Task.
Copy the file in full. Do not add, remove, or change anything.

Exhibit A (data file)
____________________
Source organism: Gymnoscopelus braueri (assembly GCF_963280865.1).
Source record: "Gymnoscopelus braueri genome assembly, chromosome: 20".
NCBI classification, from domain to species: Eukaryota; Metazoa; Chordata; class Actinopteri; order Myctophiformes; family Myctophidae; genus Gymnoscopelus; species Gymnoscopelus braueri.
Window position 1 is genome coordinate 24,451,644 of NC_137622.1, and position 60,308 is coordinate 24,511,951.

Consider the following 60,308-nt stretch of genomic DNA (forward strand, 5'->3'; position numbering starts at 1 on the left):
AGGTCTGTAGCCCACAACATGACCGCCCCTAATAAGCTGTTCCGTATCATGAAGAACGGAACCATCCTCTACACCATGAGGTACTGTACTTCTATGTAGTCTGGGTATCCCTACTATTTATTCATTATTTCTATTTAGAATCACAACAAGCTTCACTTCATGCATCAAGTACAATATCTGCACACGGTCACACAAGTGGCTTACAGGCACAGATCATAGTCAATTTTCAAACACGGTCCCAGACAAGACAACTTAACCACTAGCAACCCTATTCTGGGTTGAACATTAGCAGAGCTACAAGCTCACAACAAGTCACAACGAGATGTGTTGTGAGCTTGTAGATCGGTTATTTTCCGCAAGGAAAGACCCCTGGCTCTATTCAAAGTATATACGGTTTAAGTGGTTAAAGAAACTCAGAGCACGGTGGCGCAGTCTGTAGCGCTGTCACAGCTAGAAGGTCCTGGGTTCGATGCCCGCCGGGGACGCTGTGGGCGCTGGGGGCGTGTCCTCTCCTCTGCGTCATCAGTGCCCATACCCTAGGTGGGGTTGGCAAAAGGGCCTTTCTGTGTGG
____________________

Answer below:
Source organism: Gymnoscopelus braueri (assembly GCF_963280865.1).
Source record: "Gymnoscopelus braueri genome assembly, chromosome: 20".
NCBI classification, from domain to species: Eukaryota; Metazoa; Chordata; class Actinopteri; order Myctophiformes; family Myctophidae; genus Gymnoscopelus; species Gymnoscopelus braueri.
Window position 1 is genome coordinate 24,451,644 of NC_137622.1, and position 60,308 is coordinate 24,511,951.

Consider the following 60,308-nt stretch of genomic DNA (forward strand, 5'->3'; position numbering starts at 1 on the left):
AGGTCTGTAGCCCACAACATGACCGCCCCTAATAAGCTGTTCCGTATCATGAAGAACGGAACCATCCTCTACACCATGAGGTACTGTACTTCTATGTAGTCTGGGTATCCCTACTATTTATTCATTATTTCTATTTAGAATCACAACAAGCTTCACTTCATGCATCAAGTACAATATCTGCACACGGTCACACAAGTGGCTTACAGGCACAGATCATAGTCAATTTTCAAACACGGTCCCAGACAAGACAACTTAACCACTAGCAACCCTATTCTGGGTTGAACATTAGCAGAGCTACAAGCTCACAACAAGTCACAACGAGATGTGTTGTGAGCTTGTAGATCGGTTATTTTCCGCAAGGAAAGACCCCTGGCTCTATTCAAAGTATATACGGTTTAAGTGGTTAAAGAAACTCAGAGCACGGTGGCGCAGTCTGTAGCGCTGTCACAGCTAGAAGGTCCTGGGTTCGATGCCCGCCGGGGACGCTGTGGGCGCTGGGGGCGTGTCCTCTCCTCTGCGTCATCAGTGCCCATACCCTAGGTGGGGTTGGCAAAAGGGCCTTTCTGTGTGG